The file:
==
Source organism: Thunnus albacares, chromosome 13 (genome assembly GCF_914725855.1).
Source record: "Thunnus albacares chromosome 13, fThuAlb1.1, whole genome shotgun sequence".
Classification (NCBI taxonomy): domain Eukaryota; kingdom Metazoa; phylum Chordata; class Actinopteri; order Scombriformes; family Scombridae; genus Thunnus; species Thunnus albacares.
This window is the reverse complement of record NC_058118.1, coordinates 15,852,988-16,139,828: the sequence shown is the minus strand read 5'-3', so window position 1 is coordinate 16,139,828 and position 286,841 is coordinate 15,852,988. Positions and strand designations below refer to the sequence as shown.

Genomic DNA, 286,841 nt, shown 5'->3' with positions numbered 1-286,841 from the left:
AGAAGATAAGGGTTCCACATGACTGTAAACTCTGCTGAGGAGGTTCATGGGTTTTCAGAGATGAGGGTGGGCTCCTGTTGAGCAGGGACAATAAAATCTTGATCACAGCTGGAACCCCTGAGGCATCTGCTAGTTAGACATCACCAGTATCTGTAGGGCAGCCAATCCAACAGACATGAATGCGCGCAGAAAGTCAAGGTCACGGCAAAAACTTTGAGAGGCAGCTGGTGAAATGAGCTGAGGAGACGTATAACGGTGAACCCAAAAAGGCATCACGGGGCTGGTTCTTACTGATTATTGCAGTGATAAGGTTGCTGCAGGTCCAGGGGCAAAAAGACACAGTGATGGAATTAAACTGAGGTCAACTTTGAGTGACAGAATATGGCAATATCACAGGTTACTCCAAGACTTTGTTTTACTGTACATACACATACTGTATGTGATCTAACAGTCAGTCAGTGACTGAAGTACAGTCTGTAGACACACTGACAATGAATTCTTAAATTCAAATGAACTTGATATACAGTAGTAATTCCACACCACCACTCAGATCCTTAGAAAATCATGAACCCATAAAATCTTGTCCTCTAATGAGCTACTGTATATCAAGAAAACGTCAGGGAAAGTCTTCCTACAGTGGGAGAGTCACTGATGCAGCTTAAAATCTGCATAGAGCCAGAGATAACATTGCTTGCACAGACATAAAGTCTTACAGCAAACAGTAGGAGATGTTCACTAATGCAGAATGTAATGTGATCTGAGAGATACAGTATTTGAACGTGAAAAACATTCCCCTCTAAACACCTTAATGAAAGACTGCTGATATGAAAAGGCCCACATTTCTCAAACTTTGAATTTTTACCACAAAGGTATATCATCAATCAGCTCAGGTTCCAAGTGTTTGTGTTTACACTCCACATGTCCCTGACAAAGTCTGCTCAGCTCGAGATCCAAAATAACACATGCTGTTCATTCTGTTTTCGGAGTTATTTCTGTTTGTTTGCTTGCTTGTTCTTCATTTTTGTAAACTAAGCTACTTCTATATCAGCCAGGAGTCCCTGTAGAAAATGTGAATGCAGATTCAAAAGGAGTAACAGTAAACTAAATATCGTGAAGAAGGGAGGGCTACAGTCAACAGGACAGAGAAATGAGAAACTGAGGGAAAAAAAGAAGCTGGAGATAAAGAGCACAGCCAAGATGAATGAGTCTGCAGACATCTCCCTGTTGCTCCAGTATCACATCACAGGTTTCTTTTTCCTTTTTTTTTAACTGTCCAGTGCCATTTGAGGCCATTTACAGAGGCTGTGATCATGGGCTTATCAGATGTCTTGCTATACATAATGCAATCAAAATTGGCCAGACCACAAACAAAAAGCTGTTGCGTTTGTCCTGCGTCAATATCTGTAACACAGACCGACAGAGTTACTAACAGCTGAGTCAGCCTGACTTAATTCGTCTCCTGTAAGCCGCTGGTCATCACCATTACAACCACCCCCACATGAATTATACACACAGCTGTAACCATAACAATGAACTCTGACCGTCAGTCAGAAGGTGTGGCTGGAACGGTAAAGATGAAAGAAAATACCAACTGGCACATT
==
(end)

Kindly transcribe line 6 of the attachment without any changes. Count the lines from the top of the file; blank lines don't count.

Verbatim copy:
AGAAGATAAGGGTTCCACATGACTGTAAACTCTGCTGAGGAGGTTCATGGGTTTTCAGAGATGAGGGTGGGCTCCTGTTGAGCAGGGACAATAAAATCTTGATCACAGCTGGAACCCCTGAGGCATCTGCTAGTTAGACATCACCAGTATCTGTAGGGCAGCCAATCCAACAGACATGAATGCGCGCAGAAAGTCAAGGTCACGGCAAAAACTTTGAGAGGCAGCTGGTGAAATGAGCTGAGGAGACGTATAACGGTGAACCCAAAAAGGCATCACGGGGCTGGTTCTTACTGATTATTGCAGTGATAAGGTTGCTGCAGGTCCAGGGGCAAAAAGACACAGTGATGGAATTAAACTGAGGTCAACTTTGAGTGACAGAATATGGCAATATCACAGGTTACTCCAAGACTTTGTTTTACTGTACATACACATACTGTATGTGATCTAACAGTCAGTCAGTGACTGAAGTACAGTCTGTAGACACACTGACAATGAATTCTTAAATTCAAATGAACTTGATATACAGTAGTAATTCCACACCACCACTCAGATCCTTAGAAAATCATGAACCCATAAAATCTTGTCCTCTAATGAGCTACTGTATATCAAGAAAACGTCAGGGAAAGTCTTCCTACAGTGGGAGAGTCACTGATGCAGCTTAAAATCTGCATAGAGCCAGAGATAACATTGCTTGCACAGACATAAAGTCTTACAGCAAACAGTAGGAGATGTTCACTAATGCAGAATGTAATGTGATCTGAGAGATACAGTATTTGAACGTGAAAAACATTCCCCTCTAAACACCTTAATGAAAGACTGCTGATATGAAAAGGCCCACATTTCTCAAACTTTGAATTTTTACCACAAAGGTATATCATCAATCAGCTCAGGTTCCAAGTGTTTGTGTTTACACTCCACATGTCCCTGACAAAGTCTGCTCAGCTCGAGATCCAAAATAACACATGCTGTTCATTCTGTTTTCGGAGTTATTTCTGTTTGTTTGCTTGCTTGTTCTTCATTTTTGTAAACTAAGCTACTTCTATATCAGCCAGGAGTCCCTGTAGAAAATGTGAATGCAGATTCAAAAGGAGTAACAGTAAACTAAATATCGTGAAGAAGGGAGGGCTACAGTCAACAGGACAGAGAAATGAGAAACTGAGGGAAAAAAAGAAGCTGGAGATAAAGAGCACAGCCAAGATGAATGAGTCTGCAGACATCTCCCTGTTGCTCCAGTATCACATCACAGGTTTCTTTTTCCTTTTTTTTTAACTGTCCAGTGCCATTTGAGGCCATTTACAGAGGCTGTGATCATGGGCTTATCAGATGTCTTGCTATACATAATGCAATCAAAATTGGCCAGACCACAAACAAAAAGCTGTTGCGTTTGTCCTGCGTCAATATCTGTAACACAGACCGACAGAGTTACTAACAGCTGAGTCAGCCTGACTTAATTCGTCTCCTGTAAGCCGCTGGTCATCACCATTACAACCACCCCCACATGAATTATACACACAGCTGTAACCATAACAATGAACTCTGACCGTCAGTCAGAAGGTGTGGCTGGAACGGTAAAGATGAAAGAAAATACCAACTGGCACATT